|Two of my sons goofing off by Mary Denman Photography|
Last week in Part 1, we went over how the distance between your subject and the background can make a difference in how blurred the backdrop is. I'll have a link for that at the end of this post.
But today, I'm going to talk about how to use the zoom feature of your camera to blur the background.
Let's get started.
|Focal Length of Lens 24-105mm|
The biggest change in each picture was the focal length I used. This refers to how far your lens will zoom in and out, and how much the lens takes in.
Why? To show you how much zoom can help create blur.
Here's a quick refresher. This is the lens I used. It has a focal length of 24-105mm. Notice it's written near the red line.
Down at the bottom, notice it also says 24, 35, 50, 70 and 105. The line above the word IMAGE tells you where you are. In this photo of my lens, the camera is ready to take a shot at 24mm.
Now, let's go over the 4 photos below and see how much of an effect zooming in toward your subject can have on the background clarity.
NOTE: I stood in one spot and used the camera lens and zoom to get in closer to my subject.
|PHOTO 1 by Mary Denman Photography|
PHOTO 1: I took this shot at the widest angle (24mm) my lens could offer.
It gives you the largest field of view.
You can see the entire bench, all of my son and a large area around him.
Notice the surrounding area and background is fairly clear.
|PHOTO 2 by Mary Denman Photography|
PHOTO 2: I zoomed in a little to 55mm.
Look at how much that naturally crops out of the picture.
You can start to see that the ferns behind him are a little more blurred than photo 1.
|PHOTO 3 by Mary Denman Photography|
PHOTO 3: I zoomed in more to 70mm.
Now all of the ferns behind him are blurred. Scott is nice and clear with a great smile.
This also enabled me to crop out more "clutter" from the picture.
|PHOTO 4 by Mary Denman Photography|
PHOTO 4: In this shot, I zoomed as much as I could to 105mm.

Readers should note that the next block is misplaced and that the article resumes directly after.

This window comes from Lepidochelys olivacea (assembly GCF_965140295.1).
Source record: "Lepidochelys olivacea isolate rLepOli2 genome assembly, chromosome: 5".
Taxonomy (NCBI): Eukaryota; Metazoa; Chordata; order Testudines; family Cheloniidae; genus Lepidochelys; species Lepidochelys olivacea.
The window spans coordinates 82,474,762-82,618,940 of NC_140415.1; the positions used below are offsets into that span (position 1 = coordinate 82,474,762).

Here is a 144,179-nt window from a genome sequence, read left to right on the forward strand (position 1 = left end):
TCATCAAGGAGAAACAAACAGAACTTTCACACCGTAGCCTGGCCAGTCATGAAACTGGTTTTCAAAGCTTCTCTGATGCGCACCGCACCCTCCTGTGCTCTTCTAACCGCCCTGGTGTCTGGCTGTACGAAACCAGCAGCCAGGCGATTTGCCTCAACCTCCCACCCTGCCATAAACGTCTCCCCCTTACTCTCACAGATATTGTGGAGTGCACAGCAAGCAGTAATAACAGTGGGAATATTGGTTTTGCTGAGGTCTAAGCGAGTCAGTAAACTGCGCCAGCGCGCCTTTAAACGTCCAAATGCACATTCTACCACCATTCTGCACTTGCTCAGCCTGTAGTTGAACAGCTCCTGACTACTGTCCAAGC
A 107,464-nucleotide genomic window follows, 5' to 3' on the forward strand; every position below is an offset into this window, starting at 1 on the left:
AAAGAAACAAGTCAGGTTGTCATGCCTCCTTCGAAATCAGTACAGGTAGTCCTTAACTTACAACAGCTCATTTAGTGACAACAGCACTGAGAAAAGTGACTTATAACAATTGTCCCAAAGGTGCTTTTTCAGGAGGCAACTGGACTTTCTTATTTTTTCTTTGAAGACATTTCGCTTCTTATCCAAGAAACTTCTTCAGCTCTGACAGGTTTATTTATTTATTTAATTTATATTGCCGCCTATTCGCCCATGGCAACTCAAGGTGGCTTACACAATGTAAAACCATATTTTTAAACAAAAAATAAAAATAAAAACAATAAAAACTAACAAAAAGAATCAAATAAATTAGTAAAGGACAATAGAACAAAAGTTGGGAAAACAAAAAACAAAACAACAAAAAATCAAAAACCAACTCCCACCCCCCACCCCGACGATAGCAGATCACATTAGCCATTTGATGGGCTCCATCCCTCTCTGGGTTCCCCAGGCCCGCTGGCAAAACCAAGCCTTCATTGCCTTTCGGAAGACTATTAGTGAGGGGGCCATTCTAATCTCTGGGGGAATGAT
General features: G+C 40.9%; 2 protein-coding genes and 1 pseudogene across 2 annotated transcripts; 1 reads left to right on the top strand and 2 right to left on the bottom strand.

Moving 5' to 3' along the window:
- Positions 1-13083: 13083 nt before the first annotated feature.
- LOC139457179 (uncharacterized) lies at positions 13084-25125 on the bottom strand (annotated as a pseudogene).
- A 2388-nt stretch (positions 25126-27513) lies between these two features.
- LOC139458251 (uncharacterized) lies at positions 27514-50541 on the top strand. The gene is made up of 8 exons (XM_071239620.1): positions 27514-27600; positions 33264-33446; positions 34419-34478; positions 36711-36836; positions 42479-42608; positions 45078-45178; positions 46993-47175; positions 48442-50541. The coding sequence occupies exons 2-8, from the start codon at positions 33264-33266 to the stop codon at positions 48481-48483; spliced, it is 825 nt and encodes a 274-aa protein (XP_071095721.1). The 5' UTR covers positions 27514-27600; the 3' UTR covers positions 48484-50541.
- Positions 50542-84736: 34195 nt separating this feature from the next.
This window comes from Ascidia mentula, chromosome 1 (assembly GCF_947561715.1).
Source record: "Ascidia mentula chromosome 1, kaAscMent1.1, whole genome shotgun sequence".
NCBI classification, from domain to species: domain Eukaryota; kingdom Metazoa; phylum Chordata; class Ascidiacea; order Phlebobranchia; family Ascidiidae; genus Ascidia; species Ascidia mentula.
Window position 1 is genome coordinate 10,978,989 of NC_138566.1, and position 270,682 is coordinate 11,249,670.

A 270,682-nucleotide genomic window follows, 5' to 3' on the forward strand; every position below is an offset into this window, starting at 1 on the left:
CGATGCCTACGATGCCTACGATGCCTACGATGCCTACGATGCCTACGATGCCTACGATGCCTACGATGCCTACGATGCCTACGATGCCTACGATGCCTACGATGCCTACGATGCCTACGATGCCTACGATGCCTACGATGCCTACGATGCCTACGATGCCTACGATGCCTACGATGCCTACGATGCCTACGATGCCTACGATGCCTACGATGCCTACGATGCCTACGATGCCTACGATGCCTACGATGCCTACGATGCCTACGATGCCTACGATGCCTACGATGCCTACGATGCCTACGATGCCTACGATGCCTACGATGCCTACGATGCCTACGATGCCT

Can you see how much zooming in on your subject can create blurring of the background?
And again, it helped me remove distractions so the focus is where I want it. On my son.
Dramatic, isn't it?
So, what can we learn from using the zoom feature?
TIP 1: The more you zoom, the more blur you can create behind your subject.
TIP 2: The more you blur the background, the more your clear subject stands out.
TIP 3: Zooming can also help cut out unwanted clutter, putting the attention on your subject.
On DSLR cameras, unless you specifically bought a fixed focal length lens, you should be able to zoom with your stock lens. Use the ring that moves the lens in and out.
On a Point and Shoots, there's generally a toggle button that allows you to zoom. You'll know when you hear the lens moving out of the camera and getting longer.
On a Cell Phone Camera, you zoom in on your subject by swiping. Usually, this is spreading two fingers outward on the screen that zooms in on your subject. However, there are after market kits that you can buy that attach to your camera lens! They look just like the long zoom lenses on DSLRs!
For Bloggers: Knowing what you want to say and how to say it is important. Just as the differing focal lengths can make the same subject look very different, you need to know what you're trying to say. Is it an overview post? A general, 24mm idea? Is it tight and narrow like the 105mm zoom shot? Think about how best to present your subject or topic.
Last week's post: Blurring the Background, Part 1
Hope these tips help!
Keep on clicking!
Click to tweet and share: Tips for Blurring the Background, Part 2: Use Zoom
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